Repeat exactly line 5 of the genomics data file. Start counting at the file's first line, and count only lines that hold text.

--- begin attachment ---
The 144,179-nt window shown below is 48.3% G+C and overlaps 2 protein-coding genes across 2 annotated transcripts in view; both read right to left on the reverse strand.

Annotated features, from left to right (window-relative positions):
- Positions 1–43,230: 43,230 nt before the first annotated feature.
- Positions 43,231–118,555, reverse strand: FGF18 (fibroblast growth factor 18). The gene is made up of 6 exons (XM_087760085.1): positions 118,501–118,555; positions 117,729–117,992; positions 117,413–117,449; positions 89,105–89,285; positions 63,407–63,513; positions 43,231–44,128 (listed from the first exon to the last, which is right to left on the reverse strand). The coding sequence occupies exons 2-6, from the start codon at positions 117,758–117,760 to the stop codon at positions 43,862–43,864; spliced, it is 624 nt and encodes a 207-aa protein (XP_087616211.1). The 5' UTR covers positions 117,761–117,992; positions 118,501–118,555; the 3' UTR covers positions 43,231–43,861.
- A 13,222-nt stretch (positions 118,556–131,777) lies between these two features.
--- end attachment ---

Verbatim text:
- A 13,222-nt stretch (positions 118,556–131,777) lies between these two features.